In a town that cherishes chilling out as fiercely as Savannah does, an intimate night of live folk music seems like the perfect way to ease into a weekend.
But a toe-tapping jam fest pumped over a killer sound system?
You'd be surprised.
First Fridays for Folk at First Presbyterian Church are all this and more.
The complexities of folk music's character are what Chris Desa, president of the Savannah Folk Music Society, hopes to expose to new listeners.
"Folk music has been around for a long time, and it's got many genres. Those who don't really know tend to think it's just what Bob Dylan did, but it's not. It's always evolving."
For 18 years, Savannah's folk music enthusiasts have been able to find their monthly fix with the Savannah Folk Music Society's First Friday events.
Thanks to Desa, revelers have access to both local and touring acts that he has carefully selected to represent and unite the folk community in one of the most coveted listening rooms in Savannah.
For those who are less acquainted with the variety of genres folk spans, a First Friday for Folk can be an eye-opening and addictive experience.
The Oct. 4 lineup is a perfect example of just how different folk musicians can sound (although both guest acts cite Dylan as an influence).
On the ticket are two full performances by local musicians: First up is solo artist Thomas Oliver, followed by The Casual Forces.
In addition to hosting, Desa will also perform a short set to tie it all together.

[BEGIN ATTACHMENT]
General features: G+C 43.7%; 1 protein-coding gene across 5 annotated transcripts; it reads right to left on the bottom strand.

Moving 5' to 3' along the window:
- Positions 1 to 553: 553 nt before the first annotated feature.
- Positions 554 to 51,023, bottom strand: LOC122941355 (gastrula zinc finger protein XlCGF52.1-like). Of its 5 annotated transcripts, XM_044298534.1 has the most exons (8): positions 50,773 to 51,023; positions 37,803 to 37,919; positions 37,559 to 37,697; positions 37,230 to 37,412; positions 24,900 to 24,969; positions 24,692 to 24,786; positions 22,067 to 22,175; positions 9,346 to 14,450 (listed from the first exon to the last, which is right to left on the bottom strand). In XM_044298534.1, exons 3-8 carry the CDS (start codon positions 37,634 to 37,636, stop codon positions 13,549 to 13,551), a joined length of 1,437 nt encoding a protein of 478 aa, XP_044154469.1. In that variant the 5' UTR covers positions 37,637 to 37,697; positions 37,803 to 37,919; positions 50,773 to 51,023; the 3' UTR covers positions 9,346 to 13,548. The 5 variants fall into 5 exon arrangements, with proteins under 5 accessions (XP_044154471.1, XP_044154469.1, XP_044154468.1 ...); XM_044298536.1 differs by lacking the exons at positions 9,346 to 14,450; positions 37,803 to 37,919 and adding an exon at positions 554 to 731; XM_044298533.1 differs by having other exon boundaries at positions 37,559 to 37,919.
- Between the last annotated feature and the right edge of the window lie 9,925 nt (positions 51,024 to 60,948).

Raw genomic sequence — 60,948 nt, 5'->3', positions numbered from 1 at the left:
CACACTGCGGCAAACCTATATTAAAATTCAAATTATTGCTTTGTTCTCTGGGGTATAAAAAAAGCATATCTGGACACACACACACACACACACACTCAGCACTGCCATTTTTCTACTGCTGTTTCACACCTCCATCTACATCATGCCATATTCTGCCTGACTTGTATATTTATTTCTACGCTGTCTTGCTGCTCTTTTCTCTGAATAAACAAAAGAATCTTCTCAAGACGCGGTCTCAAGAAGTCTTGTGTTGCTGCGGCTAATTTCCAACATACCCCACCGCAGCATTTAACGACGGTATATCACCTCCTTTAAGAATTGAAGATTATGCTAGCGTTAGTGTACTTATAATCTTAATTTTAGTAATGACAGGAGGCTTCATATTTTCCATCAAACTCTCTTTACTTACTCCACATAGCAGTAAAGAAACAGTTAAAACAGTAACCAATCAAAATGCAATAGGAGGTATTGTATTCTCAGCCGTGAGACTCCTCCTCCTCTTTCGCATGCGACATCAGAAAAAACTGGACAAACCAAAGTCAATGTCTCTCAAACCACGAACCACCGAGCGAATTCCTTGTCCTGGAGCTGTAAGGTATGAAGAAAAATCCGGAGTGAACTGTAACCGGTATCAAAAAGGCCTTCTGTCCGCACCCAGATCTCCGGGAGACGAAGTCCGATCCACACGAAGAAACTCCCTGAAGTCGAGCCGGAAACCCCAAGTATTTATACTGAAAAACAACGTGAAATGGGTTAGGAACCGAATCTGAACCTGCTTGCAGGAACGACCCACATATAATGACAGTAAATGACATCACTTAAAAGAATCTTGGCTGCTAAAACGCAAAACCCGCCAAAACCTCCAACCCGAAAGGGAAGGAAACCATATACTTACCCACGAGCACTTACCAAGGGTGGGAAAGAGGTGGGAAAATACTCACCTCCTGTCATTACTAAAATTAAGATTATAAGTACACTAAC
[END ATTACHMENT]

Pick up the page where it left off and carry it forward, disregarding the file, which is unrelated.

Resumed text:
A 30-year veteran of the Atlanta newspaper business, singer-songwriter Oliver knows how to hook you with a punchy line.
Oliver and his wife, who had worked with him at his paper as an editor, decided to pack up and move to Tybee when the failing business gave rise to their third buyout opportunity.
He began writing music, and to this day, she still lends an editor's eye to his work.
Oliver will be playing songs from his latest album, "The Edge of America."
As evidenced in local crowd-pleasers like "Welcome to Tybee," where he sums up the island as able to "ink you up or save your soul," Oliver's whip-smart wisecracks can deftly turn introspective or spiritual from one end of a verse to the other.
He wields his journalistic flair interchangeably with his experiences growing up as the son of a Sunday school teacher in distinctly American country hues.
Oliver has spent many years building his songwriting chops, particularly with his own bimonthly singer-songwriter nights, where he and his fellow musicians aim to increase awareness of original talent in the Coastal Empire's listening audience.
"So much of Savannah's local music can get focused on covers because of the tourist trade," Oliver said.
"We have a lot of talented songwriters here. I want to help create a community feeling of all the songwriters here, so we can meet and support one another."
Indie-folk newcomers The Casual Forces are located firmly on the other side of the folk spectrum from Oliver's bluesy twang.
Comprised of Jamison Murphy, Michael Britt, Alex Saad-Falcon and Landon Trust, The Casual Forces have developed a uniquely ambient folk sound.
Starry cymbal crashes tumble around with sleepy electric guitars under and over Murphy's soothing vocals and mandolin.
Murphy has played a First Friday solo before.
Each member of the band brings distinctive performance experience to the mix, and together they are eager to round out their experimental folk sound for the discerning First Friday audience.
"I choose who I think is useful, performers the audience will like," Desa says.
"I'm able to be very picky because it's such a sought-after gig.
"No one is paid to play a First Friday for Folk, but we're always booking very far in advance because it's so special for the performers."
"The audience really listens to what they have to say. For a performer, that's like winning the lottery without getting any money in your pocket."